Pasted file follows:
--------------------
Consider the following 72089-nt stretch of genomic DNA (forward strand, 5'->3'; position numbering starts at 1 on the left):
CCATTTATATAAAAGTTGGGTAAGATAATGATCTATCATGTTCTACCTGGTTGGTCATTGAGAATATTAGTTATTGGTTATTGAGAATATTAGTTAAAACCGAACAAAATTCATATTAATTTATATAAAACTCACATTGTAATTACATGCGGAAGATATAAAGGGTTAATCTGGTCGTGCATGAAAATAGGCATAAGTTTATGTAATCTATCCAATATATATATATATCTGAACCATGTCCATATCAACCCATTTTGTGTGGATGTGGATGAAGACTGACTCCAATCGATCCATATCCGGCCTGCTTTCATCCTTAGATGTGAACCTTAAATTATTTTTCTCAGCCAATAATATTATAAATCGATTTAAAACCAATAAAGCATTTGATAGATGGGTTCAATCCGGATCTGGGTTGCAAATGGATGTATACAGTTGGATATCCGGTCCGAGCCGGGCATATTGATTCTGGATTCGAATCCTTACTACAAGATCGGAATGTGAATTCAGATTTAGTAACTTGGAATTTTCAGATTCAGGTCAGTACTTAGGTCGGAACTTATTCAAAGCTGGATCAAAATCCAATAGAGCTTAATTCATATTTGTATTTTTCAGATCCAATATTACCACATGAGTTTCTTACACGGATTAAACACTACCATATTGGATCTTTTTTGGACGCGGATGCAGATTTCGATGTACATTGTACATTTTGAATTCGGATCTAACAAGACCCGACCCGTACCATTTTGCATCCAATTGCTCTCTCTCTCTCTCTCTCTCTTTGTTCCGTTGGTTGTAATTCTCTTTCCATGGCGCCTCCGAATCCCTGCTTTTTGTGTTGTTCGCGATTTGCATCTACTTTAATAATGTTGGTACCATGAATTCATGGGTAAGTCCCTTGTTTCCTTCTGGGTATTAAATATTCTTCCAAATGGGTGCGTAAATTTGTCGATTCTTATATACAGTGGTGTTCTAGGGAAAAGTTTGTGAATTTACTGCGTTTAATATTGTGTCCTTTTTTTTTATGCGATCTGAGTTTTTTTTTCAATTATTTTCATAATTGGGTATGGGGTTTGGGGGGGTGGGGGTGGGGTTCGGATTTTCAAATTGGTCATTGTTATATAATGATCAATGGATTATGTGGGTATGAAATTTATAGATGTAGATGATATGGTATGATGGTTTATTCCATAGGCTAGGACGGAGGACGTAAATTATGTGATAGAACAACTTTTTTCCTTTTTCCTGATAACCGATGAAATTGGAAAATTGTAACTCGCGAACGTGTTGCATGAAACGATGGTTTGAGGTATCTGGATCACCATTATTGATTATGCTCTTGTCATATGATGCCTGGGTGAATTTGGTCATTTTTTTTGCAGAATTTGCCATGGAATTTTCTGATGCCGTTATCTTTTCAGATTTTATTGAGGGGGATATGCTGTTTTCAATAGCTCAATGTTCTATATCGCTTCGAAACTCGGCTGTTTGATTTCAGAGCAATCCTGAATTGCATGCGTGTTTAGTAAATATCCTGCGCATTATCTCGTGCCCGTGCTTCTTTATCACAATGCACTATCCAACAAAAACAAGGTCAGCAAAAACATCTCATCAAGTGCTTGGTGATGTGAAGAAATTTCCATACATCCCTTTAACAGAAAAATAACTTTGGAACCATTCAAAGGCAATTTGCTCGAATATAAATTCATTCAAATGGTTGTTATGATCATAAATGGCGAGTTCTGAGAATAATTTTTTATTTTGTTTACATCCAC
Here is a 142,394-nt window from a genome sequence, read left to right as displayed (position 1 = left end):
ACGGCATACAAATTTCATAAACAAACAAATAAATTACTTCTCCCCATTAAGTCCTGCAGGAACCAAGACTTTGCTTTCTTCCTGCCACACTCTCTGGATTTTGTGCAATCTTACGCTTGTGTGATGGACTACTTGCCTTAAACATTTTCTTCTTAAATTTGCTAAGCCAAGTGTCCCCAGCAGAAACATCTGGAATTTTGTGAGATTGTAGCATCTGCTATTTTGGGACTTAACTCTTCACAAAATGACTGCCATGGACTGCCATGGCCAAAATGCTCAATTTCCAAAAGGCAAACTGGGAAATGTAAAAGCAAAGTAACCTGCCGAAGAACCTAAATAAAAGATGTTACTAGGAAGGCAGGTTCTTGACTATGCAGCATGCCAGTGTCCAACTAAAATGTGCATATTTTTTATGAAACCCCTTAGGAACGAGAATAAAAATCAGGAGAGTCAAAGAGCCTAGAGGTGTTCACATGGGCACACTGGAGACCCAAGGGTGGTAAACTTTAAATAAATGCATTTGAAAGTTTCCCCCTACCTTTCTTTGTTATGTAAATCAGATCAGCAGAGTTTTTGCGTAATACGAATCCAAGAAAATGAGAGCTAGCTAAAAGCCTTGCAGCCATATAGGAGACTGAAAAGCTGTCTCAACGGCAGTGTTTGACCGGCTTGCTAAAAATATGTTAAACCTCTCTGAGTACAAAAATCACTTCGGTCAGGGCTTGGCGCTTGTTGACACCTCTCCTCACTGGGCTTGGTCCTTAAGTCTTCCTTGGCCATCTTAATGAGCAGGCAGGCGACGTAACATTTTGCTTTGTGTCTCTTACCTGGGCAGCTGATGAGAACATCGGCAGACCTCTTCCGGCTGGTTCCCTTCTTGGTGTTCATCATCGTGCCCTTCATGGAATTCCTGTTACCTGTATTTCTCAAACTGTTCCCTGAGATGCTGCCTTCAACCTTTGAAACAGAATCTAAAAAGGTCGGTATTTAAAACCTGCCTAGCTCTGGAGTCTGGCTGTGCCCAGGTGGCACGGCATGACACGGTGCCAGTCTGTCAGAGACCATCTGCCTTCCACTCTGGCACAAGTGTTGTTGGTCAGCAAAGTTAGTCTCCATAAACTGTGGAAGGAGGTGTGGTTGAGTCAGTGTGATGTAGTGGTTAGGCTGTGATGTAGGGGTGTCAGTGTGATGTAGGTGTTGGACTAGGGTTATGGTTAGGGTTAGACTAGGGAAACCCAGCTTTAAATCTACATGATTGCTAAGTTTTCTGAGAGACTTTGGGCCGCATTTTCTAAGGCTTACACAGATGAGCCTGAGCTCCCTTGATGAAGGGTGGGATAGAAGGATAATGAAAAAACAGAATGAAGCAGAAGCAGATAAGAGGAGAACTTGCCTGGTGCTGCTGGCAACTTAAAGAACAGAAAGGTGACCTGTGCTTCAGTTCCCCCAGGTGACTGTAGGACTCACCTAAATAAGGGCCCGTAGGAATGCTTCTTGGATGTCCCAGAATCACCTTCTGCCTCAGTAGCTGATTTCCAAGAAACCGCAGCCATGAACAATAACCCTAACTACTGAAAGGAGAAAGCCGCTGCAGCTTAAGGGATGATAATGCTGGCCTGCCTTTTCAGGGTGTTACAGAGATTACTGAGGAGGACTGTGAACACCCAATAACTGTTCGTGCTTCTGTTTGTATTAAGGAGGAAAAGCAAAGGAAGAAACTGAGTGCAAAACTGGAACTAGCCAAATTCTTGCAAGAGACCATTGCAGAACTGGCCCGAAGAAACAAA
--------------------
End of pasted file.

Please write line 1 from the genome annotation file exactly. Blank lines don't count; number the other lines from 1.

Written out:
Consider the following 72089-nt stretch of genomic DNA (forward strand, 5'->3'; position numbering starts at 1 on the left):